previously denied retaining wall allegedly along the boundary line with the HOA park/lot. An HOA employee wrongfully stated that the application for the new retaining wall had been previously approved. Based upon that statement the McMullins somehow obtained a building permit from the City without obtaining any written approval from the HOA that the project had been approved. This is another mistake in the process. This time the mistake was made by the City in issuing the building permit without obtaining written HOA approval.

After discovering the construction of the retaining wall the HOA sent a cease and desist
letter telling the McMullins to stop work on the wall. Unbelievably, the HOA board decided not to pursue the wall as a violation of the CC&Rs and instructed the McMullins to meet with the HOA architect to finalize a landscaping, irrigation and drainage plan to screen the wall that had already been built.

In this comedy of errors in 2010 the City sent a letter to both the McMullins and the
HOA to inform them both that the wall was built entirely on HOA property and not on the
property line as stated by the McMullins. Therefore, the wall did not comply with City code
requirements. The City, the HOA and the McMullins could not reach a resolution concerning the improvements after the HOA owners voted to not sell the captured property by the McMullins (approximately 6,200 sqft.) to the McMullins. This was not just capturing a small area of HOA park/land, but 6,200 sqft of land.

Everyone sued, naturally, and the McMullins sought to Quiet Title of the disputed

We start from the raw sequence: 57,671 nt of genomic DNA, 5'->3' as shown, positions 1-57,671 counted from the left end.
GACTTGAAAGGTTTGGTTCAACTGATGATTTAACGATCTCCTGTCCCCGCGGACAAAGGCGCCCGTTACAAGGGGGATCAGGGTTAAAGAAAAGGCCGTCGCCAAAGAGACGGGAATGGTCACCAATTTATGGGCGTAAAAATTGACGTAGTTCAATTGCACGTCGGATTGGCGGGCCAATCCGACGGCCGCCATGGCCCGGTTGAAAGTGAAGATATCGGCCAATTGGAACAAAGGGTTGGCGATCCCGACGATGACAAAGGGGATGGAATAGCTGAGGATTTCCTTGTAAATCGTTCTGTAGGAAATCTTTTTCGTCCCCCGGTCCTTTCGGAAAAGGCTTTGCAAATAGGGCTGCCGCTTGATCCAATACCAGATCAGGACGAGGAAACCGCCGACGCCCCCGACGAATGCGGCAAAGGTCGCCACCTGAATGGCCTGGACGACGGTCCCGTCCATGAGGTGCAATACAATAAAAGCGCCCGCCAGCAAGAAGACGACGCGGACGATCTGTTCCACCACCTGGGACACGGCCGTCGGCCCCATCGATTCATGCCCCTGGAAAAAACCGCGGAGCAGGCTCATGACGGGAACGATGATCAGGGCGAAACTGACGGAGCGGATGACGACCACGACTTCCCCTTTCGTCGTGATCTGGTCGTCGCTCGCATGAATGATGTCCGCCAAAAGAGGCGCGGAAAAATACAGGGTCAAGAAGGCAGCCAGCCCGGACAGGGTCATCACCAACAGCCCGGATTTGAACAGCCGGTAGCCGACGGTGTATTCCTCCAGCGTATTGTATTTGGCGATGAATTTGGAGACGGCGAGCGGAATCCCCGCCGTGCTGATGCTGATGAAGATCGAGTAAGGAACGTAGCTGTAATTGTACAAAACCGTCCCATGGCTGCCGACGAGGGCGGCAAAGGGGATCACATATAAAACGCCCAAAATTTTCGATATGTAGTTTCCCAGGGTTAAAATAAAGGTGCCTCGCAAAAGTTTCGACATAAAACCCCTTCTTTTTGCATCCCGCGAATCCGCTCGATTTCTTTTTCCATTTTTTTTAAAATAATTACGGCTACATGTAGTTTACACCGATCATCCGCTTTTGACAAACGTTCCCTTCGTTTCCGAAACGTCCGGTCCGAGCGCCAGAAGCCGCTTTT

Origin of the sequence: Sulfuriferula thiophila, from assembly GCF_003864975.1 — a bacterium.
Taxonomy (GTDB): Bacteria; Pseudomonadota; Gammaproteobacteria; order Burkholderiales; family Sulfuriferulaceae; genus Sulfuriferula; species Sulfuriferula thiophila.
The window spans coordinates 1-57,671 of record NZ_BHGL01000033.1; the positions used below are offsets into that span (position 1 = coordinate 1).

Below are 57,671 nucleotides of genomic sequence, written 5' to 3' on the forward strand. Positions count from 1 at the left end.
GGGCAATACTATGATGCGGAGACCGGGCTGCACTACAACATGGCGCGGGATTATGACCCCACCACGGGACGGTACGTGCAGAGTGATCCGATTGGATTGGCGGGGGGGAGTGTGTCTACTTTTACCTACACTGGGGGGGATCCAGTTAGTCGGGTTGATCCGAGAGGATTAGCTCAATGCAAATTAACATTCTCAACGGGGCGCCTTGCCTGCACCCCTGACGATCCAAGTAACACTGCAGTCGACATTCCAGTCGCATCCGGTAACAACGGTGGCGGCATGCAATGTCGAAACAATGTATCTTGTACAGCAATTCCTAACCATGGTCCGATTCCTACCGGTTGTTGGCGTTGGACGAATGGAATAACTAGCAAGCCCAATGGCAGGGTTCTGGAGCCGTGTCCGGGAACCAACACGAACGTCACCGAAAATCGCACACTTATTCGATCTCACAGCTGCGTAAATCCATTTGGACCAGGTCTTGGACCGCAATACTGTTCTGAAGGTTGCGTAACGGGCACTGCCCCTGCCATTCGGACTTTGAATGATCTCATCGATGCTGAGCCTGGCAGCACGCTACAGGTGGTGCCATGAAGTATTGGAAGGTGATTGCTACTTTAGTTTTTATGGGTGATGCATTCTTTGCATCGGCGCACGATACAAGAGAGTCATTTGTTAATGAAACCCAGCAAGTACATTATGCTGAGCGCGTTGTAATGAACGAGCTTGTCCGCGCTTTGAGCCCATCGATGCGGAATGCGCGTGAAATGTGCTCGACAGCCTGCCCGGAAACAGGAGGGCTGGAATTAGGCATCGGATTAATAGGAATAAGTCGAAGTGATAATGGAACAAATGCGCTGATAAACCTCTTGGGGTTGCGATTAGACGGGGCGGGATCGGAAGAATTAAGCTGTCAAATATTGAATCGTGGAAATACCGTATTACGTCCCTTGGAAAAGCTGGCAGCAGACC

property they had taken claiming that they owned the property by adverse possession. The HOA sued the McMullins to Quiet Title on the disputed property and sought a mandatary injunction requiring them to tear down the wall. The trial court entered judgment for the HOA on all claims and granted the mandatary injunction requiring the wall and all other improvements on the HOA property be removed. The McMullins appealed claiming two theories:

1. Equitable Estoppel in relying upon the HOA employee’s statement that they had been
approved and relying upon the City issuing them a building permit.

2. Their fallback argument was that they acquired title by adverse possession.

The Fourth District Court of Appeal affirmed the judge’s decision. The appellate court stated that the McMullins had forfeited the equitable estoppel claims by failing to raise those issues at trial. Moreover, equitable estoppel requires a party asserting the defense to be ignorant of the true facts and to justifiably rely on the conduct or statements of a party who has knowledge of such facts. Here the HOA did not have knowledge of the pertinent facts namely the retaining wall had been built entirely on its property. Additionally, the HOA’s statements instructing the McMullins to consult with their architect occurred after the McMullins had built the wall without HOA approval. Therefore, the McMullins could not have justifiably relied on the HOA’s statements in installing the retaining wall.